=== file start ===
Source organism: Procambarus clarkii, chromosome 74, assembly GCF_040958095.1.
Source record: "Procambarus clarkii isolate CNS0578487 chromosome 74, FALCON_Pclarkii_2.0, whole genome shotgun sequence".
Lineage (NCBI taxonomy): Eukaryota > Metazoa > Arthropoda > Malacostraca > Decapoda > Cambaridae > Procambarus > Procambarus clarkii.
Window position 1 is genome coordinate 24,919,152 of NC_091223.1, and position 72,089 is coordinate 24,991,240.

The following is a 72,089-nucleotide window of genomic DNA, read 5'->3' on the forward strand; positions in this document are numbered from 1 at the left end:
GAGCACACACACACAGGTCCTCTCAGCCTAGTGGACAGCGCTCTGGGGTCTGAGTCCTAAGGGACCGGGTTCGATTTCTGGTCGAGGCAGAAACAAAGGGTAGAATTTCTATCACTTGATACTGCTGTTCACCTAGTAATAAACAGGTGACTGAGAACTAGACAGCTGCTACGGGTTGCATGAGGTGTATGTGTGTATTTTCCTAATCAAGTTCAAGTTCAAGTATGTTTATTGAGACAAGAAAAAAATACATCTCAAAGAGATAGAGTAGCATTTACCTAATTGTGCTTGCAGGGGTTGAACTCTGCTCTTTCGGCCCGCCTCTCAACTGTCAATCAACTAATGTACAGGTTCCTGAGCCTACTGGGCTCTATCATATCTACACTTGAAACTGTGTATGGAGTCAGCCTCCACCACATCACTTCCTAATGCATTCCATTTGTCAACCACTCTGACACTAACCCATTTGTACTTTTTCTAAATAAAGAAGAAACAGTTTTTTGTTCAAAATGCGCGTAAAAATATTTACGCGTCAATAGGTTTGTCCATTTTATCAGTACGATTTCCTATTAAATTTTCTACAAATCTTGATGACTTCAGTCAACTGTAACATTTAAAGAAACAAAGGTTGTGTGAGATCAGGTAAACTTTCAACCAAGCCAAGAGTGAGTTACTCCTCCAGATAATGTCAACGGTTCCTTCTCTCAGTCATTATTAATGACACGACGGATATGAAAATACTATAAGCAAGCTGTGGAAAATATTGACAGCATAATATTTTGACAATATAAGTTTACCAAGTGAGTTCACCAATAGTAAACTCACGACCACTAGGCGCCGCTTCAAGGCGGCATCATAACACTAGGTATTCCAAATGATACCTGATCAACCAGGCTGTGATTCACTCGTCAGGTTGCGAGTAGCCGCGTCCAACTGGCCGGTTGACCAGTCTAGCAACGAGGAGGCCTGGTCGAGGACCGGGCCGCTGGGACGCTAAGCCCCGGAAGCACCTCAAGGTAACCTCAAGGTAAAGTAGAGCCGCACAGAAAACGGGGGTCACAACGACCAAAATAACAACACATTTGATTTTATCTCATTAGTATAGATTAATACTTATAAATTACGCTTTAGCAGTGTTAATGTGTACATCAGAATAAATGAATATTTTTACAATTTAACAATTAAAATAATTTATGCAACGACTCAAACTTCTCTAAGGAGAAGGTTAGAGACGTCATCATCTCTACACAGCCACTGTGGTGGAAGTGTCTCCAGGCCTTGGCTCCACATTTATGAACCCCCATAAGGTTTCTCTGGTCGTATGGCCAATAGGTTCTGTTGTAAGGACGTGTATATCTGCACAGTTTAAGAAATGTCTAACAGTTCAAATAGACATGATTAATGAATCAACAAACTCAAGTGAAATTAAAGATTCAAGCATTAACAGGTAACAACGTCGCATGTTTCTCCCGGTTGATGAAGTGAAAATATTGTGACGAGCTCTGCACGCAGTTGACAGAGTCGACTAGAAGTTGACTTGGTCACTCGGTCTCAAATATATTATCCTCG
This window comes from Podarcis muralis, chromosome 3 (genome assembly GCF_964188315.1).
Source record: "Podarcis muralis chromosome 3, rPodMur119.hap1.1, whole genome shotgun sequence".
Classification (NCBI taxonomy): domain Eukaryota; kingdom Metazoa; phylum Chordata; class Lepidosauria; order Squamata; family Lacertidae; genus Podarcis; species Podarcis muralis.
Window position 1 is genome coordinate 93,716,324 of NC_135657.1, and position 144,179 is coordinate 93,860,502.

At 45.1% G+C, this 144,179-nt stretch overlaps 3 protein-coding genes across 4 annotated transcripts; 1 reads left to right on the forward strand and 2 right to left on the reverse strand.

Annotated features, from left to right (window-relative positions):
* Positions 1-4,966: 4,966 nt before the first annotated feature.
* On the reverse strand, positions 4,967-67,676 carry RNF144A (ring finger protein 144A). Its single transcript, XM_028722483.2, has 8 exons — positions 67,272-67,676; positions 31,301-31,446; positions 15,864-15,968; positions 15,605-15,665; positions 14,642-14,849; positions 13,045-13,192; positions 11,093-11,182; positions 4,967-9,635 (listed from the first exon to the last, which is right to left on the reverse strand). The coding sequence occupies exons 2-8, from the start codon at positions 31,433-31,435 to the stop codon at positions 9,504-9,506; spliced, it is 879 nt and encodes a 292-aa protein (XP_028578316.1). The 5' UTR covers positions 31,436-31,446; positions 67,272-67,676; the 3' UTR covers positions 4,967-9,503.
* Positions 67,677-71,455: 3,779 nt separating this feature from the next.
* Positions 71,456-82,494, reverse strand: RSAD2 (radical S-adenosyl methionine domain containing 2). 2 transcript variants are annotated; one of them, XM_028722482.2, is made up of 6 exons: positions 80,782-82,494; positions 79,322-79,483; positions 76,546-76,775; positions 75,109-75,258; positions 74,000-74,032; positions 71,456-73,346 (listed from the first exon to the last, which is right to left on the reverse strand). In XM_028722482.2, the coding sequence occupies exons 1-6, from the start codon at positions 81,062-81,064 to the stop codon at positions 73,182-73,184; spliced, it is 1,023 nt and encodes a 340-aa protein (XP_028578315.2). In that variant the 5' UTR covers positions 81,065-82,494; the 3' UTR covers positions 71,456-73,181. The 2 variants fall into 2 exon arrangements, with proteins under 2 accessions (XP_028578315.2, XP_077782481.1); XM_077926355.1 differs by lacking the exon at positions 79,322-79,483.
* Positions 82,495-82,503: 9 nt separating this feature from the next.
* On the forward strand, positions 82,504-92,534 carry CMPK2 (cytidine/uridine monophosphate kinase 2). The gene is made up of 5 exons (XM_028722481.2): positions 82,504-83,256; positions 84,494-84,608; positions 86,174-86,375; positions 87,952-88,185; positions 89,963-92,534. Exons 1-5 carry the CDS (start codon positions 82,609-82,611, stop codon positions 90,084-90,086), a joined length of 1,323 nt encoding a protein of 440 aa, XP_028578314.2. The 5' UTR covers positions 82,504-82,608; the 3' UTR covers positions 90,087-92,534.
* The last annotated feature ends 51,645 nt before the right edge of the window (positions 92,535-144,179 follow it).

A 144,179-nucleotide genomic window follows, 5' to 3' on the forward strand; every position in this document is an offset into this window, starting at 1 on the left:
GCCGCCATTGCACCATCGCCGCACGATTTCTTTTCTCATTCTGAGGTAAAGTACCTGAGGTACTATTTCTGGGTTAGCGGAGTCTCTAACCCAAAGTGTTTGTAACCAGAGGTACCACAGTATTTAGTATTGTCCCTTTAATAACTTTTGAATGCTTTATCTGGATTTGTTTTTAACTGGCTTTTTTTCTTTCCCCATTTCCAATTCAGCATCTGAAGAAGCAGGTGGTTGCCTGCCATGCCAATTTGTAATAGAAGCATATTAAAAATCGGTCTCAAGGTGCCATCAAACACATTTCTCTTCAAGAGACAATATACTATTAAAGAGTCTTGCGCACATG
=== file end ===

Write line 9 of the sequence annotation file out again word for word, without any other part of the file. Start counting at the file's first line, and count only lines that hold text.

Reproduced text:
Classification (NCBI taxonomy): domain Eukaryota; kingdom Metazoa; phylum Chordata; class Lepidosauria; order Squamata; family Lacertidae; genus Podarcis; species Podarcis muralis.